A Civil Commitment Order Alone Is Not a Sufficient Basis for a Law Enforcement Official to Enter the Home of a Third-Party; Ruling Not Disturbed by Supreme Court

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A foundation of the Fourth Amendment protection from "unreasonable searches and seizures" is the "centuries-old principle of respect for the privacy of the home." Wilson v. Layne, 526 U.S. 603, 610 (1992). To guard this privacy and to minimize the danger that governmental officials will unnecessarily enter a home, it is well-established that there is a presumption that searches and seizures inside a home conducted without a warrant are unreasonable and thus violate the Fourth Amendment. Payton v. New York, 445 U.S. 573, 586 (1980). In a case out of Georgia, the question was posed whether a civil commitment order issued by a judge is the equivalent of a judicially-issued arrest or search warrant in that it allows a law enforcement official to enter a home without permission to place in custody the individual whose civil commitment was ordered. The Eleventh Circuit of the United States Court of Appeals said no, at least with regard to a third party's home, unless there was consent given to enter the home or objectively reasonable exigent circumstances existed that justified the entrance.

In this case, the parents of a 17-year-old young man, "J.T.", requested a civil commitment order for their son from a probate court. They submitted a form in which they had checked off "boxes" indicating that they had observed in the past forty-eight hours that J.T. was an alcoholic and drug dependent individual who required involuntary treatment and "present[ed] a substantial risk of imminent harm to himself or others as manifested by either recent overt acts or recent expressed threats of violence which present a probability of physical injury to himself or to other persons." The parents added in their own language that their son was a drug abuser who would not go to school or work, "says he does [not] care about anything," and "needs help before he hurts himself or someone else." They listed their home as J.T.'s address. A probate court issued a civil commitment order authorizing any peace officer in the county to take J.T. into custody and deliver him to a specified emergency receiving facility.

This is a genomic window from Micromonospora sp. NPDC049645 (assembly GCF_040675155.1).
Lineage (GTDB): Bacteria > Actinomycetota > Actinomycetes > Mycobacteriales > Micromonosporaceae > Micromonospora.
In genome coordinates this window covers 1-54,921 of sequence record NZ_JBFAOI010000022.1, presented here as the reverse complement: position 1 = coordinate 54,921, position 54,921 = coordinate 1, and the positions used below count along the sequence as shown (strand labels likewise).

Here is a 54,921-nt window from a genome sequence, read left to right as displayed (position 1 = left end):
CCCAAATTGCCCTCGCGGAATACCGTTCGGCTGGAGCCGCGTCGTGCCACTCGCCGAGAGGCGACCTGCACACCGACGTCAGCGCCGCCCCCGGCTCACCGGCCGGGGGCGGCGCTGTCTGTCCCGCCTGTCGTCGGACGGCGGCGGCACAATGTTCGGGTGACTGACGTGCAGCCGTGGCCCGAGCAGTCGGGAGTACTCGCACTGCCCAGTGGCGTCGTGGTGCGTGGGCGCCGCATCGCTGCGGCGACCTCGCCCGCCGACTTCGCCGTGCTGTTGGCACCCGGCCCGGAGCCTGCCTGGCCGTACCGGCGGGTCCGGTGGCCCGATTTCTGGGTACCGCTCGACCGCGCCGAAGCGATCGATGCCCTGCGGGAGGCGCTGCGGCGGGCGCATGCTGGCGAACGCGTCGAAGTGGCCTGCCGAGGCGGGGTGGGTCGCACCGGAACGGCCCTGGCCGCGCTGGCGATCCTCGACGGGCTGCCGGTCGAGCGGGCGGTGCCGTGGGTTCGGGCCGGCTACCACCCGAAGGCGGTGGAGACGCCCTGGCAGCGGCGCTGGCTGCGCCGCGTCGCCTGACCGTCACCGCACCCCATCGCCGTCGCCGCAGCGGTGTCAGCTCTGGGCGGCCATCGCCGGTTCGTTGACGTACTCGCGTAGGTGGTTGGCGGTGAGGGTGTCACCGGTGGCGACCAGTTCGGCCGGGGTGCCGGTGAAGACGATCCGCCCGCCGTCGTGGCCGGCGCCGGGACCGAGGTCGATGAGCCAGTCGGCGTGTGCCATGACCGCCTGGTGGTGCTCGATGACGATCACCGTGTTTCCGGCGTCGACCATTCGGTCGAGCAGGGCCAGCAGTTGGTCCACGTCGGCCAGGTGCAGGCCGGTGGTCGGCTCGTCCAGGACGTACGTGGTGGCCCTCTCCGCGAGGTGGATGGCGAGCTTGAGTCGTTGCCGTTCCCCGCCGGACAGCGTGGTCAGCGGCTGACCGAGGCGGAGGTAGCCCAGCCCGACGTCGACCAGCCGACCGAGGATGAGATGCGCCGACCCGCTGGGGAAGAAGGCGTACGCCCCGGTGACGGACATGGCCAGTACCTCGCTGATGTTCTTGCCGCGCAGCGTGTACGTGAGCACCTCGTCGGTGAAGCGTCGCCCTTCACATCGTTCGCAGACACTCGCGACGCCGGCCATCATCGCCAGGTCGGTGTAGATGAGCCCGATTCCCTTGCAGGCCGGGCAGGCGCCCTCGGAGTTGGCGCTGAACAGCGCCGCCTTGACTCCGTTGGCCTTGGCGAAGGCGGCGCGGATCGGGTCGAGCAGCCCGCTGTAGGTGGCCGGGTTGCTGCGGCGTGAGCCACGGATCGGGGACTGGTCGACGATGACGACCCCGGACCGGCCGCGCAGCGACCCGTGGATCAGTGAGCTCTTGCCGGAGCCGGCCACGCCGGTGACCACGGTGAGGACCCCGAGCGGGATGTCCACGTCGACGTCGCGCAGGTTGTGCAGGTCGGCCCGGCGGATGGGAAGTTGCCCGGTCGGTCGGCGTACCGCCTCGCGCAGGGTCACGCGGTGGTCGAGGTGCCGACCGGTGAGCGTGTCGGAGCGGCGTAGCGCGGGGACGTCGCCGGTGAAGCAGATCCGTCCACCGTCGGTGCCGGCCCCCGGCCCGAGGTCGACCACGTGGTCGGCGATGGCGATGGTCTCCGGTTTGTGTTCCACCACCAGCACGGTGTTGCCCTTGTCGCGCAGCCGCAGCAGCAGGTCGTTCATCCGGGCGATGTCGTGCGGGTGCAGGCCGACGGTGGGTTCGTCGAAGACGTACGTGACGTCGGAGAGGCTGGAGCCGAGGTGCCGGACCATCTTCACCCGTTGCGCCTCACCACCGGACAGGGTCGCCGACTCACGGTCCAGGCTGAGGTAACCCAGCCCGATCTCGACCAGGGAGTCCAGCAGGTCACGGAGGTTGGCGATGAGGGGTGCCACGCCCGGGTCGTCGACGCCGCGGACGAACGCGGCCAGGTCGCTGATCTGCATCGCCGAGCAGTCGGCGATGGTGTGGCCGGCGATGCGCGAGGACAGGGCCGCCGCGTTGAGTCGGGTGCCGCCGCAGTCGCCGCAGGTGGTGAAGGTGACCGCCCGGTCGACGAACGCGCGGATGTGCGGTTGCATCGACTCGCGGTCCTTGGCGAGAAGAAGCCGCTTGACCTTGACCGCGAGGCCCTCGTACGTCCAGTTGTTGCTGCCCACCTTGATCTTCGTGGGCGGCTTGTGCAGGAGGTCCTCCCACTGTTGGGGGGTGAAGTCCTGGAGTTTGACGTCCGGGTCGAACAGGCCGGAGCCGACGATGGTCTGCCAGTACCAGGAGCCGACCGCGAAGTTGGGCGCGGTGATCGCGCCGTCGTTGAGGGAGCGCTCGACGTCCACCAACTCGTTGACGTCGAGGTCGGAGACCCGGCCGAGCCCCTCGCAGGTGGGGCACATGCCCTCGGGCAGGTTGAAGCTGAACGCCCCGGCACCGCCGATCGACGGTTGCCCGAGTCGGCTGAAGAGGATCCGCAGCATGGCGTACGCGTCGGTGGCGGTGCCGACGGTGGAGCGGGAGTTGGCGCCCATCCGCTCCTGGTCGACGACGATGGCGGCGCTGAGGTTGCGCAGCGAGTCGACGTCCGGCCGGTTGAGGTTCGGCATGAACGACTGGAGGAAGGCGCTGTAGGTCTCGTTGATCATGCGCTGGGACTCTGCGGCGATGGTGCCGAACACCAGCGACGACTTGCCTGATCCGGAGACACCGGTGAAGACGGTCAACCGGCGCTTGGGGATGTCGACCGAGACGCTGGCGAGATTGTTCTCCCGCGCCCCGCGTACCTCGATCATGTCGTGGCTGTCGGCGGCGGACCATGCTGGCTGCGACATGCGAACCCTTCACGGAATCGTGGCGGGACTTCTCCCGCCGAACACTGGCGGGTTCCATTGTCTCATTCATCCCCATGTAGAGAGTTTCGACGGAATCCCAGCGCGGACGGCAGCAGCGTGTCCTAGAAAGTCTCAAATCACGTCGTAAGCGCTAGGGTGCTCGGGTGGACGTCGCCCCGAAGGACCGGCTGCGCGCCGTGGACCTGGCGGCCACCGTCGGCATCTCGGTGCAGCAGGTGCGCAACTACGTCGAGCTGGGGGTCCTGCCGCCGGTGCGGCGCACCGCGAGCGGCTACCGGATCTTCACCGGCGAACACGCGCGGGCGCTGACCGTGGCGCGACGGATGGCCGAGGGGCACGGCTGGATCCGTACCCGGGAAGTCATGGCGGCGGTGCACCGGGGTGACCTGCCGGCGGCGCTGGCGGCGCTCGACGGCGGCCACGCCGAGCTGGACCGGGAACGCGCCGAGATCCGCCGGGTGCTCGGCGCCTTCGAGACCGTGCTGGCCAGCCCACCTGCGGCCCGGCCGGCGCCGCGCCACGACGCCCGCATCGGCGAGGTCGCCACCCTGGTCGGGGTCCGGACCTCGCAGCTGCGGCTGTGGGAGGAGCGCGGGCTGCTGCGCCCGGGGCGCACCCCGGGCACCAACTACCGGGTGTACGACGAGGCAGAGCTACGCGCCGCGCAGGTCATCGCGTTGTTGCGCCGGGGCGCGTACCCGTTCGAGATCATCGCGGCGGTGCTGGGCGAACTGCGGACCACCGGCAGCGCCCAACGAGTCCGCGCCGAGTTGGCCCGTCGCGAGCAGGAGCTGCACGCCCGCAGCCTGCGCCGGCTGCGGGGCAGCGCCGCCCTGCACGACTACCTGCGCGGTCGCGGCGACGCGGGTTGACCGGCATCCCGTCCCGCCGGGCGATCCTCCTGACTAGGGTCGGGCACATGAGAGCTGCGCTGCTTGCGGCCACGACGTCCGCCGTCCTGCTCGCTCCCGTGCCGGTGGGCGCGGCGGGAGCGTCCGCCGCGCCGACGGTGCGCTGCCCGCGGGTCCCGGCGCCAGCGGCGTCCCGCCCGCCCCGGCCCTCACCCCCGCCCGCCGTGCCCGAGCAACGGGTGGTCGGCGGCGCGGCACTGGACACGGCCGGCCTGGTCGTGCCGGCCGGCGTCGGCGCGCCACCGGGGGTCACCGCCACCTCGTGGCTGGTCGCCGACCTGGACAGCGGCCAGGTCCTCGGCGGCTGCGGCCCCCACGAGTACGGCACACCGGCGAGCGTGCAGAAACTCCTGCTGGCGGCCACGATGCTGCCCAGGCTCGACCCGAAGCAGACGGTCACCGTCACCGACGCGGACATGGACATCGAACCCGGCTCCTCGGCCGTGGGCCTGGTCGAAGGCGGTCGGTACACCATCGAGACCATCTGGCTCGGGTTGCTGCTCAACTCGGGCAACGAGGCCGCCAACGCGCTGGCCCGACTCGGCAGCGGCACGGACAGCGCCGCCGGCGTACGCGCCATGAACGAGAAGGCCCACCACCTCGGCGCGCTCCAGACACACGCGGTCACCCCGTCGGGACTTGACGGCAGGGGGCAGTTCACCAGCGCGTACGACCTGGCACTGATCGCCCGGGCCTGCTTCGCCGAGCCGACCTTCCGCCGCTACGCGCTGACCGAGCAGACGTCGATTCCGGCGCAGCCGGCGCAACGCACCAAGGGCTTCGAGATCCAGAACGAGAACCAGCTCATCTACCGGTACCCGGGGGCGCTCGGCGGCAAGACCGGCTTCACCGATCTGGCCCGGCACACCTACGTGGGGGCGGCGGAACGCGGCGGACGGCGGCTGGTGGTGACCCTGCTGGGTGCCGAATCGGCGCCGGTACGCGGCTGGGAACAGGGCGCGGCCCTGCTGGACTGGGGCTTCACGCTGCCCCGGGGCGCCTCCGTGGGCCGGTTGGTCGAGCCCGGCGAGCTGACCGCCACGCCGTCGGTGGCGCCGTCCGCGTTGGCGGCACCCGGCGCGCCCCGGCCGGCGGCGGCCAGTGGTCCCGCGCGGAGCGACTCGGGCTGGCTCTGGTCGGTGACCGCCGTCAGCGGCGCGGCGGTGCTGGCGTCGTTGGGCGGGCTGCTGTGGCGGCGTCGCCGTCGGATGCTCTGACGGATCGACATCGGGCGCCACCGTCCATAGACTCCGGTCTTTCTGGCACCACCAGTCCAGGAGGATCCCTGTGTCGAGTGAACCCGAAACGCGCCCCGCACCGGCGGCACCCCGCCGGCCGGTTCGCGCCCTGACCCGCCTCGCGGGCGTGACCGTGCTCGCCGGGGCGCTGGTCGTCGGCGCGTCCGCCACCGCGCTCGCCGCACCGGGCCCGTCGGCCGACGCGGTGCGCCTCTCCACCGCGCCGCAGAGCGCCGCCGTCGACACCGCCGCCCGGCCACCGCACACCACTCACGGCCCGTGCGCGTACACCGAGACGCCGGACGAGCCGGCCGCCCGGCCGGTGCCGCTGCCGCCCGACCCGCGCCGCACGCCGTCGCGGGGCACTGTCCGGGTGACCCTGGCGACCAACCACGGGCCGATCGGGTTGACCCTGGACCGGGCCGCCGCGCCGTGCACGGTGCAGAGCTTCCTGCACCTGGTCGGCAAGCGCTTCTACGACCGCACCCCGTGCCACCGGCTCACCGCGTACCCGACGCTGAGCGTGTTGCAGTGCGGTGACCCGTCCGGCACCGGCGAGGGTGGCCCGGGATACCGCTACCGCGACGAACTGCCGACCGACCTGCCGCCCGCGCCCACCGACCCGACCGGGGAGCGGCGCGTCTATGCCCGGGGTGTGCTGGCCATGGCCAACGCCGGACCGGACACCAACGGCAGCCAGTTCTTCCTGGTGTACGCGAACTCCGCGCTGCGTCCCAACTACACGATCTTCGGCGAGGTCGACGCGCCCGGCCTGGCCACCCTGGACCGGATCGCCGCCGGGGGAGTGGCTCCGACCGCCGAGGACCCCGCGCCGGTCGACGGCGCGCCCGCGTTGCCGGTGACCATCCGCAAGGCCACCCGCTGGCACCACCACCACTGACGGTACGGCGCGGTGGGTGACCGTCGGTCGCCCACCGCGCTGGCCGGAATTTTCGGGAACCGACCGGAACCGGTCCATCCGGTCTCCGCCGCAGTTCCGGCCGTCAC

Later that morning, a law enforcement official was charged with executing the civil commitment order, and was joined by another officer. The mother informed the officer that J.T. might be found at the house of a friend and provided his address. The officers reviewed the commitment order and the information provided by J.T.'s parents, knew that they were going to a third party's home, and did not attempt to obtain a search or arrest warrant.

Shortly after 9 a.m. that same day, the officers knocked on the back door of this residence, the home of D'Anna Bates. Mrs. Bates' 14-year-old step-daughter answered the knock and told the officers that J.T. was not in the house. The officers asked if they could come in and search the house. The step-daughter is reported to have said "I don't know." The officers walked inside and opened the door to a bedroom where Mrs. Bates' 18-year-old step-daughter was lying in bed. When asked whether J.T. was in the house, she said she didn't know. The officers asked her if they could look around, to which she responded "I guess so." The officers proceeded to another bedroom where they found Ms. Bates' 19-year-old son and J.T. asleep. The officers woke up the two boys and J.T. dressed. Both young men complied with the officers' directions.

Mrs. Bates came out of her bedroom purportedly in response to "loud voices and banging," demanded to see a search warrant, and was told by one of the officers that he had a commitment order that authorized them to enter her home. Mrs. Bates insisted that the officers must leave her house immediately if they could not show her a search warrant. …


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